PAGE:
I've recently returned from Japan and have brought a loot with me. Whilst in Tokyo, there was the annual Antiques Jamboree at Odaiba and I happened across a box of HO KTM brass that I could not refuse.
This set included a lot of track, two powered locomotives, rolling stock and a power supply. Thanks to the age of the kit, the power supply was 110v only. Preliminary testing in my Tokyo hotel proved that everything was in fantastic working order. I assume this box has been in someone's cupboard for quite a while.
Don't plug anything rated at 110v into Australian sockets
You don't want to try this at home. Our powerpoints are more than double the voltage of that in Japan... I wonder if this explains why we have a ground line. Either way, any Japanese equipment that is not dual-voltage will bake if you plug it in. This beautiful old transformer would never handle it's new home.
I had the option of chaining in a power converter, but this would have been tedious. In fact, this is my first 110-only product and I would've needed to purchase a step-down transformer. Instead I chose to pull the thing apart and replace the transformer.
What were you expecting? Integrated Circuits?
I opened up the power supply and felt that I'd opened a treasure chest. I could pick out the potentiometer for the throttle, the switch for the direction and the transformer. The final component needed to be a bridge rectifier to convert the AC to DC, but it ... didn't look like one at all.
Following the wires, it seemed that there were 5 contacts on the device I assumed was the rectifier. A little googling informed me that this is a vintage metal rectifier with selenium insulation acting as the diodes. Very cool actually.
Purchasing a replacement transformer
Jaycar is my local electronics store of choice (if not the last available store in Australian cities) and perusing their site came up with a valid substitute.
There were quite a few to choose from, actually. As the amperage went up, so did the weight. I assume the copper coil mass dictates how much current the transformer can deal with.
This all went quite swimmingly. The existing wiring was labelled for safety-sake.
It turns out that the 110v input wires were hardly twisted and taped together. I would hope that this wasn't an original factory job... but as far as I know this is a Japanese brand and this should have been the original factory plug. Quite interesting... let alone dangerous.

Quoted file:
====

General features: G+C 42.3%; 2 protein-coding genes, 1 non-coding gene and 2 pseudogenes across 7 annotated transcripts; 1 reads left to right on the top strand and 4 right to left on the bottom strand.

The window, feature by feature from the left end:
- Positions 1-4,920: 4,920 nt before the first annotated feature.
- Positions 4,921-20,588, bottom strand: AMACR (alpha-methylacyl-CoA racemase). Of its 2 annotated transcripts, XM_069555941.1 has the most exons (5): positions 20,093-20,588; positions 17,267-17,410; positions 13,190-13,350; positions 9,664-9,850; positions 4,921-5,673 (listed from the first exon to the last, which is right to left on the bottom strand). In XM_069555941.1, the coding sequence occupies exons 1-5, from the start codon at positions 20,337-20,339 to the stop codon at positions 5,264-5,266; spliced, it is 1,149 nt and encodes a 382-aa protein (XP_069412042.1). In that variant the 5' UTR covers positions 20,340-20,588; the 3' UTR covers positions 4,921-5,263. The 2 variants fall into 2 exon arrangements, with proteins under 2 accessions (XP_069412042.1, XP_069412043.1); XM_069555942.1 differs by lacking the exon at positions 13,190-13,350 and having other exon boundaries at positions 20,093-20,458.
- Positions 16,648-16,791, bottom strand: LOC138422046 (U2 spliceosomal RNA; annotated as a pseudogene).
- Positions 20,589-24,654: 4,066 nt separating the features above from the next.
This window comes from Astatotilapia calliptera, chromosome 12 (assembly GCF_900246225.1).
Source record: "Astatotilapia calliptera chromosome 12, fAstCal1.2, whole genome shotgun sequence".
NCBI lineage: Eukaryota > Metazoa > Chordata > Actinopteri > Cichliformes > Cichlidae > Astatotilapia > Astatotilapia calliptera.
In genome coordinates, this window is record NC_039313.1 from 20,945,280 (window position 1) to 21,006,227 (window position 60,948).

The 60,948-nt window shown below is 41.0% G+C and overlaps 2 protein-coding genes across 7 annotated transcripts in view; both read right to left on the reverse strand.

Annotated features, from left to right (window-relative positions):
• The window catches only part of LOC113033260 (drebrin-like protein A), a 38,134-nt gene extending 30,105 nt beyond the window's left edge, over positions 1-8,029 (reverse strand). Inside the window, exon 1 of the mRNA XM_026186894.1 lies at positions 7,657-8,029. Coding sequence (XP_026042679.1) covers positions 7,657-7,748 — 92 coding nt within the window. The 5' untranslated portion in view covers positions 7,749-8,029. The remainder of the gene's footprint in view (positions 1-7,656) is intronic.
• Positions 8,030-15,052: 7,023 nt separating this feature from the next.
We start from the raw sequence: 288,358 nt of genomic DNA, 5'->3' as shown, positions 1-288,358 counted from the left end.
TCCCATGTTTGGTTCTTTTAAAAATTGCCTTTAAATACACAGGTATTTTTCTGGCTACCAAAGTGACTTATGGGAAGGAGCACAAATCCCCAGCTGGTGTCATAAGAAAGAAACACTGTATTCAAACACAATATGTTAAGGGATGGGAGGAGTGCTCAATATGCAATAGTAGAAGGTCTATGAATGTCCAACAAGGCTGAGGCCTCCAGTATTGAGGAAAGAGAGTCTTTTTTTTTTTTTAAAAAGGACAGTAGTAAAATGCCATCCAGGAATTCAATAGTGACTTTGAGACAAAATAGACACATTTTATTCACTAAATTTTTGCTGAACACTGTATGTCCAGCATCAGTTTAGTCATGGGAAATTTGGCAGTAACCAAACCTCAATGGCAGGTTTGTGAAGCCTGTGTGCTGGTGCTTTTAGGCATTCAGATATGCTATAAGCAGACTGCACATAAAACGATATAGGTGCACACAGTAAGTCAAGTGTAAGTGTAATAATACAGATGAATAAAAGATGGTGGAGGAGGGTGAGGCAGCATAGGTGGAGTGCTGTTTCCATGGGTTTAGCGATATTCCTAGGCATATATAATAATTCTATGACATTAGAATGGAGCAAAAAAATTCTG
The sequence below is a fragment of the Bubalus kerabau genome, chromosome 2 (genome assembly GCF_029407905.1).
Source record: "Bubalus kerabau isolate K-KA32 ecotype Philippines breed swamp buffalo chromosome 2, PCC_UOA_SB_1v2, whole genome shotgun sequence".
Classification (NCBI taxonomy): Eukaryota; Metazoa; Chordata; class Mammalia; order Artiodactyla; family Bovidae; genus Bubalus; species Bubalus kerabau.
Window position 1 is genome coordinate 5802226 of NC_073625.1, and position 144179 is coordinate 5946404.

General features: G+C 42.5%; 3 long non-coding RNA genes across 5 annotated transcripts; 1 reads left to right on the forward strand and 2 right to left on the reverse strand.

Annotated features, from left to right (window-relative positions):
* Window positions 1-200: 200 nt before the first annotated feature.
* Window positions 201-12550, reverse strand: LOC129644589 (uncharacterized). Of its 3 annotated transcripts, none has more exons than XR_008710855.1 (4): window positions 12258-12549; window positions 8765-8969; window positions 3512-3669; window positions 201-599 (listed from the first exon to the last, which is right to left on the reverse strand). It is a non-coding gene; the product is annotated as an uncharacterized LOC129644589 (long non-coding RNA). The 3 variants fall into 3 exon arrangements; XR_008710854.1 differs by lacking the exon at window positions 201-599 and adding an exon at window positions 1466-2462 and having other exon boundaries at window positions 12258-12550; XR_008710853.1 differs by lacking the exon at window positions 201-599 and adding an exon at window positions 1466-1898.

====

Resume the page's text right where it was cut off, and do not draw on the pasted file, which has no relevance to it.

Once the 110v transformer was out, the new transformer was soldered and then bolted in.
It just fit. I mean.. a few millimeters more and we would've had to determine if Jaycar does returns.
The 240v feeder was passed in and the wires were heatshrinked, the rest were soldered in place as per the previous construction.
Plugging it in...
With breath held, I plugged the transformer into the power board. It worked. The light lit dimly and no smoke came out.
I rigged up a quick test track from the box of treasure purchased in Japan and tested the KTM ED100 that also came with it. After a little wheel and track cleaning the locomotive started bolting along.
Success! This transformer is solid... although has zero short-circuit protection! Smoke started to appear during a motor short.. but I couldn't determine the source... I'll make bloody well sure in the future that shorts don't last too long.
The directional switch is momentary unless you force it to either extremity. This is a nice touch as you can set your speed and then pulse the direction as required.
After running my brass EF62, I found a screw left on the track... the downfall of brass locomotives is that they're bound to shake things loose eventually!
I was nothing short of ecstatic to have found this box at the antique fair in Tokyo.